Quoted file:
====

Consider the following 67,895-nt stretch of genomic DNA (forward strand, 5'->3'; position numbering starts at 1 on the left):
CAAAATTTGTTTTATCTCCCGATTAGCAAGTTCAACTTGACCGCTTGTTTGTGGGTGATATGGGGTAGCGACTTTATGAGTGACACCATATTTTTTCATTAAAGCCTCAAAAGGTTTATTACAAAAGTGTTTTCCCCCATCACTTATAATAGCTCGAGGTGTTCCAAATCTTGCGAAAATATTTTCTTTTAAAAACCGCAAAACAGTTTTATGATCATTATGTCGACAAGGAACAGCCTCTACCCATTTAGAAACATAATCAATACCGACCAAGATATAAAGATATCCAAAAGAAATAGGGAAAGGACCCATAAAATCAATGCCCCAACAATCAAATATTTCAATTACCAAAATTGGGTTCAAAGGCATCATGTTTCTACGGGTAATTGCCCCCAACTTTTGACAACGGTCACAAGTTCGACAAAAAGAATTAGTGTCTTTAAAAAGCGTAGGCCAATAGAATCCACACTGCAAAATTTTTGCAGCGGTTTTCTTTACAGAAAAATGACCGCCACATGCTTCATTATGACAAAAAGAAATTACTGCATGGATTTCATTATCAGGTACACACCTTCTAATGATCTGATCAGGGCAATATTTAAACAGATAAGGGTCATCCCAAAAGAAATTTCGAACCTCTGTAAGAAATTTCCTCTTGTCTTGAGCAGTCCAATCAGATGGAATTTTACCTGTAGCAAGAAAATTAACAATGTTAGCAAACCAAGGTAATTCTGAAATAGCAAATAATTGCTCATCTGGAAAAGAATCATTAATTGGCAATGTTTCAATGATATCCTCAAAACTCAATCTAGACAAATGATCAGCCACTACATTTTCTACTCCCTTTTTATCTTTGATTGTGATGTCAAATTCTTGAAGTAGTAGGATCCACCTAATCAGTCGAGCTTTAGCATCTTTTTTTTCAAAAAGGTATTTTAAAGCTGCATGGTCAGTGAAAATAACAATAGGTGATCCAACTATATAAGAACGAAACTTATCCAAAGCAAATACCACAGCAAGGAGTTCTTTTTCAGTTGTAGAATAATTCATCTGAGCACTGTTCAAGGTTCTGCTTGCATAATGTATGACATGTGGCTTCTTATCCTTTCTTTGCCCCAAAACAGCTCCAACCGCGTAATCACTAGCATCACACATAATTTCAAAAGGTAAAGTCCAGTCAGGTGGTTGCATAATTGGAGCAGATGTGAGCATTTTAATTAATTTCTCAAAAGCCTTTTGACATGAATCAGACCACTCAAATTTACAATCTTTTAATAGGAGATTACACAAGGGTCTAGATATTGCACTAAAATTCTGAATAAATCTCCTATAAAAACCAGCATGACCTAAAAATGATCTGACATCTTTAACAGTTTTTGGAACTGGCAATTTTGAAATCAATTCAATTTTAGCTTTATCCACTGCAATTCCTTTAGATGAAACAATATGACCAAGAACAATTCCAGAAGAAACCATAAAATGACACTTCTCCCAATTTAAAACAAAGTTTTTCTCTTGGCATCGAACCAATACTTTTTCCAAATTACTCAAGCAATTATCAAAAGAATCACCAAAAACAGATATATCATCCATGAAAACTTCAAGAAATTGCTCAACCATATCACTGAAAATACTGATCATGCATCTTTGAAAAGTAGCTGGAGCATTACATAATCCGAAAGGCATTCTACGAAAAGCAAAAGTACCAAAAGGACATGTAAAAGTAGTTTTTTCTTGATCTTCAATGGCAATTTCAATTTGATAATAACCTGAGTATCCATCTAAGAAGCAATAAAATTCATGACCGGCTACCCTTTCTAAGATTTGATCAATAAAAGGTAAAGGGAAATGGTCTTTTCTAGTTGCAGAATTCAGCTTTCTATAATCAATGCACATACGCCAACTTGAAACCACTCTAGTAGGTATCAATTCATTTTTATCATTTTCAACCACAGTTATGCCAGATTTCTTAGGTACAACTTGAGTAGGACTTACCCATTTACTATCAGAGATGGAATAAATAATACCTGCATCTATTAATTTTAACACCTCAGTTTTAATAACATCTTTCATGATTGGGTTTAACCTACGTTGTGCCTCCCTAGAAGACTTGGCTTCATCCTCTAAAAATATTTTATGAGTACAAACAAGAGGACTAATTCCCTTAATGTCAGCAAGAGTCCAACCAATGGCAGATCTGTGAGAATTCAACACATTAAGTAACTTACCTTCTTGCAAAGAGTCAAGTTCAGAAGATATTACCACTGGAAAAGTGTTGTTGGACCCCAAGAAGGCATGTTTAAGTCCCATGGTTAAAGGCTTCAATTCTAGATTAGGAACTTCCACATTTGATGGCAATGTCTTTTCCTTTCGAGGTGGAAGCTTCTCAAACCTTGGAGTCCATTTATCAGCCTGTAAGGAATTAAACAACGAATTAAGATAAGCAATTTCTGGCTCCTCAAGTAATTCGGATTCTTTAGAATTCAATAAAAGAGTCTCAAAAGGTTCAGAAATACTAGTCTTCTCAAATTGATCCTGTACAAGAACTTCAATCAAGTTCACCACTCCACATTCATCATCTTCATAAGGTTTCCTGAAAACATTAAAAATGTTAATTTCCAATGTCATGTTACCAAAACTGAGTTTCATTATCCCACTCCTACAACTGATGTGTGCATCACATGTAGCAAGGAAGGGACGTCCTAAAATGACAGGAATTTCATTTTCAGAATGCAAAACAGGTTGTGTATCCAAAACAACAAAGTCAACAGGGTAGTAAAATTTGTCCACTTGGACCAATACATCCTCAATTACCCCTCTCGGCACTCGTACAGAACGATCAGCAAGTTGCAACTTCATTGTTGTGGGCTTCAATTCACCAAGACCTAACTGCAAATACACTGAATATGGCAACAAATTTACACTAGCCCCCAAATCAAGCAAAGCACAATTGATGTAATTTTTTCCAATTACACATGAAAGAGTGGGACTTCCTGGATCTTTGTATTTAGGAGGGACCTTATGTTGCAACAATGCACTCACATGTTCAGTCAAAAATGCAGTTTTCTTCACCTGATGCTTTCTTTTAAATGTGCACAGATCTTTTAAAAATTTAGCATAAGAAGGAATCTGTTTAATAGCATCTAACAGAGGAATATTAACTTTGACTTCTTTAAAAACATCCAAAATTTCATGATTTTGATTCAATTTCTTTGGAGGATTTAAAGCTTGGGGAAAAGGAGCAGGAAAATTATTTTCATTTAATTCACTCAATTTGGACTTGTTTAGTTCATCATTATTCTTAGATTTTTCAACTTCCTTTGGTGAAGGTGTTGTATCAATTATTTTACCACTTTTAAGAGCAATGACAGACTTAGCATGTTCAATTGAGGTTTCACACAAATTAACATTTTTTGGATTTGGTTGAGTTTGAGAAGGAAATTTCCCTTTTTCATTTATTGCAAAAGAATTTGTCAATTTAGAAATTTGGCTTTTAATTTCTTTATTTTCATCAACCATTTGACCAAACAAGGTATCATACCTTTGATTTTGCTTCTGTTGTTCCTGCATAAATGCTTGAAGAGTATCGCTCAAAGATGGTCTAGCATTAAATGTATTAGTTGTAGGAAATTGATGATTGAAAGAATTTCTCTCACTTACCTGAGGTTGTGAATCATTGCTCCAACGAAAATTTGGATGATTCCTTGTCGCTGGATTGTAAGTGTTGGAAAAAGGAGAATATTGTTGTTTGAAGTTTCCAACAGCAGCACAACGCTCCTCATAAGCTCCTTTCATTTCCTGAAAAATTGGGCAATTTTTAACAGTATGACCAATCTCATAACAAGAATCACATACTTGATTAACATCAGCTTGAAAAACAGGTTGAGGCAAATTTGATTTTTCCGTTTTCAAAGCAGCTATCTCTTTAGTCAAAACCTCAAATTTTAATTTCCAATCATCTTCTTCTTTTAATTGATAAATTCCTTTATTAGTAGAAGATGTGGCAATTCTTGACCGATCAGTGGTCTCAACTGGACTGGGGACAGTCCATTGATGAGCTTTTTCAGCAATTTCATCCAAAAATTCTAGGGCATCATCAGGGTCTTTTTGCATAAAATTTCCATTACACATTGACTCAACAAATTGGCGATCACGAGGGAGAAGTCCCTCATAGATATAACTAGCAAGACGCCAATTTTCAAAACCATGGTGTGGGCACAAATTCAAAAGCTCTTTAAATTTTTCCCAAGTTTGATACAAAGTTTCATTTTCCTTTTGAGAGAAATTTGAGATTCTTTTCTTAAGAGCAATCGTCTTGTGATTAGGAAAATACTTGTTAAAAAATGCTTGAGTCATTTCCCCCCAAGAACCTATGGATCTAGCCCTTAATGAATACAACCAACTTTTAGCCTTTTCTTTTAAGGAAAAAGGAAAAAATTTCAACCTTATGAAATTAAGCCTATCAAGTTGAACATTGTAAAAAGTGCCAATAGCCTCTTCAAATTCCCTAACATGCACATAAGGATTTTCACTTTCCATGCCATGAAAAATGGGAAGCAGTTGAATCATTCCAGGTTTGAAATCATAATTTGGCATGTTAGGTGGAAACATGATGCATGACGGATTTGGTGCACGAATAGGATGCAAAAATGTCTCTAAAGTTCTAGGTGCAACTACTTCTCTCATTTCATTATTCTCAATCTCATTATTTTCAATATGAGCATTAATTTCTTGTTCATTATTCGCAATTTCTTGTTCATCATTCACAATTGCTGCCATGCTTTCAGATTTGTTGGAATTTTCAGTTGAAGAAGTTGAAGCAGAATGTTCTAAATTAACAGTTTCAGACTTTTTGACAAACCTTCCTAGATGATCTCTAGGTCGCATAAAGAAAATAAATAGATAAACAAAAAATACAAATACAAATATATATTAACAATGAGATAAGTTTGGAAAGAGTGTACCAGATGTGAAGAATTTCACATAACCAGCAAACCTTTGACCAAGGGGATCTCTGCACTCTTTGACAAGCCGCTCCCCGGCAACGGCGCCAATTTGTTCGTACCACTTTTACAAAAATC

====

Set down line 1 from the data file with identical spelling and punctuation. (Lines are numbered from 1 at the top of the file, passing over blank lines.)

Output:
Consider the following 67,895-nt stretch of genomic DNA (forward strand, 5'->3'; position numbering starts at 1 on the left):